“Great for making new contacts and learning the language!”
Improving your own language skills through personal exchange, while at the same time meeting new people and getting to know new cultures is the idea behind the M.O.I.N.! project initiated by the Graduate Center and the Continuing Professional Development Centre.
Learning by doing: having a relaxed chat out on the lawn makes learning a foreign language easier. The Continuing Professional Development Centre arranges language tandems and groups. Foto: Bevis Nickel
“The formats vary a great deal,” says Tanja Zehmke from the Continuing Professional Development Centre. “We have an international group, for instance, who meet once a month for an informal get together and will alternate between different languages throughout the evening. This means that they will speak Spanish for half an hour, then French, or English and so on.” Tanja Zehmke herself had a tandem partner for French, who she mainly helped with learning German, though. And not only that. “We went to the museum together and on trips around Kiel. And I helped her to find a new apartment, advertise for a new tenant, change the electricity provider and so on. This is also part of the language tandem’s philosophy, in my opinion - welcoming and supporting new colleagues from all over the world.”
No matter whether in the group or as a tandem, the idea is for everyone to benefit from the regular meetings by improving their German, English or other language skills. At the same time, the programme helps PhD students or postdocs who come to Kiel from a different country to settle in to their new home. This is an experience shared by Ehsan Biniyaz. The PhD student, who works at the Department of Geography, has been taking part since 2014. “The project is great for new PhD students, who are interested in quickly making new contacts, looking for some exchange and wish to learn the language.” While his original group unfortunately no longer exists, they are still in contact with each other.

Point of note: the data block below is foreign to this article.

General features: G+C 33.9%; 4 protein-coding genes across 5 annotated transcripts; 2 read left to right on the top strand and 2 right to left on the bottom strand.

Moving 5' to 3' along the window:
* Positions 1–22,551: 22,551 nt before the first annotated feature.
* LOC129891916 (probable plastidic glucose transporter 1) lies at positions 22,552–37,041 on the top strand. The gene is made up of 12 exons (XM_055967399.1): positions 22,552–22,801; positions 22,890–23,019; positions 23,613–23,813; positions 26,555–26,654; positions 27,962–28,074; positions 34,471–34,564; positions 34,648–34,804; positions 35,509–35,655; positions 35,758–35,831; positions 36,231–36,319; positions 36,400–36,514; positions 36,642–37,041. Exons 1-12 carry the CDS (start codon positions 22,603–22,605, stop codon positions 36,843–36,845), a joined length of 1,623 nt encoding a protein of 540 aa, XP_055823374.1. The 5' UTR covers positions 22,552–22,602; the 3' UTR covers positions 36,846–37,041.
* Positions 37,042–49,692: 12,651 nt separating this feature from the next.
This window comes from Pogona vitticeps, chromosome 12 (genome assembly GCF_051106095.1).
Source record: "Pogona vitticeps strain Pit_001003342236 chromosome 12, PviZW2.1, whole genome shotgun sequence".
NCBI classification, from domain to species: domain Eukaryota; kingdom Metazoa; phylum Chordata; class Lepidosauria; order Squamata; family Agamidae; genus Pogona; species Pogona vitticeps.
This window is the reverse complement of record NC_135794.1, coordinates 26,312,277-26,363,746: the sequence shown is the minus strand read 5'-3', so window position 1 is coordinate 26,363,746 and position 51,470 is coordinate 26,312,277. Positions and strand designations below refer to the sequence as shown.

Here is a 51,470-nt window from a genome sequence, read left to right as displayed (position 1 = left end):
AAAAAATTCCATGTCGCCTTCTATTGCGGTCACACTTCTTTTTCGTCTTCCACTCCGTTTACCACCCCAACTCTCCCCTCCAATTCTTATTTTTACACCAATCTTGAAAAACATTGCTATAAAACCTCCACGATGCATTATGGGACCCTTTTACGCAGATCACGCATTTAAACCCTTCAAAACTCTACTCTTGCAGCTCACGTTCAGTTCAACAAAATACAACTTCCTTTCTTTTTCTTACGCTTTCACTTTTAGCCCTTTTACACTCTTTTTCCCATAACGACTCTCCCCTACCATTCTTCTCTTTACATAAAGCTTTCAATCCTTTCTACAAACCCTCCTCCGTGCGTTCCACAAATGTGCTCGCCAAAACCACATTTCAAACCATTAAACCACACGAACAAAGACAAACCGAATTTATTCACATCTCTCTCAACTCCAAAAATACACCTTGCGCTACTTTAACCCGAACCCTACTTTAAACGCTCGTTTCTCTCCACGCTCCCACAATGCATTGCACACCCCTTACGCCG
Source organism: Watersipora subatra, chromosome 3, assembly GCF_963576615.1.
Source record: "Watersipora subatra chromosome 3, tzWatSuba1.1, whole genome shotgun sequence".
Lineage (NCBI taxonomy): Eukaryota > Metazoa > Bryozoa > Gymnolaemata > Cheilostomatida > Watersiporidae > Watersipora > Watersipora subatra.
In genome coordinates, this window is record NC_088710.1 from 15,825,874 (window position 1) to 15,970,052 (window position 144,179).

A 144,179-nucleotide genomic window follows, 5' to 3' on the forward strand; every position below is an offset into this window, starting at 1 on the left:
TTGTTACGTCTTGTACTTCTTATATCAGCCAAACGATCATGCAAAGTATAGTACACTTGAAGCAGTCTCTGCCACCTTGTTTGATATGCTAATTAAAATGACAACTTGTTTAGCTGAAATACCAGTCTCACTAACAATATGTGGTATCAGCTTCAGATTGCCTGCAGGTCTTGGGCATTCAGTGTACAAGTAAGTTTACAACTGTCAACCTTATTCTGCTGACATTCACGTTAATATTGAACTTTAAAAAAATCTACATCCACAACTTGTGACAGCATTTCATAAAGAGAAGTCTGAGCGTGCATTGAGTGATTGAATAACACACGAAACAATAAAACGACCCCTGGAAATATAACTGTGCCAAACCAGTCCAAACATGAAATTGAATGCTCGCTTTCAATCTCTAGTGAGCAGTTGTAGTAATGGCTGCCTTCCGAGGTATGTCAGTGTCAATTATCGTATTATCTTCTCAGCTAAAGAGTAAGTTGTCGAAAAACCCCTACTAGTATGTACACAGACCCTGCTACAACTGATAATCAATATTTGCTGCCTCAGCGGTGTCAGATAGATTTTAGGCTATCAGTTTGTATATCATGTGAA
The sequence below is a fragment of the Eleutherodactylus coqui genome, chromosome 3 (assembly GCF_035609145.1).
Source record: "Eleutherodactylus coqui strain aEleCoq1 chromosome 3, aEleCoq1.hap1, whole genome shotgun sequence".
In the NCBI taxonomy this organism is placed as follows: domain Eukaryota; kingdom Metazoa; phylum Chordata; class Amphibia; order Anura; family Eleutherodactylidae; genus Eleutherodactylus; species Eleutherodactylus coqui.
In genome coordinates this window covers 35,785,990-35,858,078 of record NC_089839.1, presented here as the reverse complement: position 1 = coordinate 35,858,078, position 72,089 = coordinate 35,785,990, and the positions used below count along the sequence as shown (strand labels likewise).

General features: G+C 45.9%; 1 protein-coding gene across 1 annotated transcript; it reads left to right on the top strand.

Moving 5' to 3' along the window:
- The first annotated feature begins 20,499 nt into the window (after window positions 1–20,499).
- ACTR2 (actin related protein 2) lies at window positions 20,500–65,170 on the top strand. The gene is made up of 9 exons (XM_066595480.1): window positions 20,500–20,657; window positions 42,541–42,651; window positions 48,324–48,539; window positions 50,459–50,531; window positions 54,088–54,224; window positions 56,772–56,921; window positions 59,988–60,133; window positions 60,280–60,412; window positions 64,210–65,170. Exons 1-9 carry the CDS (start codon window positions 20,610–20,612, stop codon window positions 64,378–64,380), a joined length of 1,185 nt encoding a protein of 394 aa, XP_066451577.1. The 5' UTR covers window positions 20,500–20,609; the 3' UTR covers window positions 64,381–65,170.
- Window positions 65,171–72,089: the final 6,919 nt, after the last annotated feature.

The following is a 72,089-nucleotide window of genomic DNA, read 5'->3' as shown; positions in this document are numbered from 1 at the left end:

“Of course you can do a language course at the university or elsewhere. We are more interested in the authentic aspect, in learning to speak like children learn their first language, by hearing, repeating and correcting one another when we make mistakes. It’s not like an exam, you don’t have to achieve a certain result,” Sabine Milde explains. If none of the group members are English native speakers, their English might not always be grammatically correct. But talking regularly always helps to overcome inhibitions – an important step on the path to speaking in a foreign language. And the positive effects soon become apparent in written communication. “The e-mails participants send me improve so quickly. Soon I can immediately understand what they want, whereas that needed a great deal of interpreting before.”
More than 120 people have registered for the project so far. It is open to all university employees, postdocs and PhD students. If you are interested in participating, please send an e-mail to the Continuing Professional Development Centre. “Four to five times a year we invite people to meetings, where those interested and those already participating can get to know each other and pair up,” says Zehmke.
Contact and registration: Julie Burmeister, firstname.lastname@example.org, Tel. 0431/880-6518
The next meeting for interested people as well as participants of the language tandem project is on 9 November at 3pm. Its motto is “Festivals of light in the autumn” and will provide information about traditions such as Halloween, St. Martin’s Day and lantern parades.
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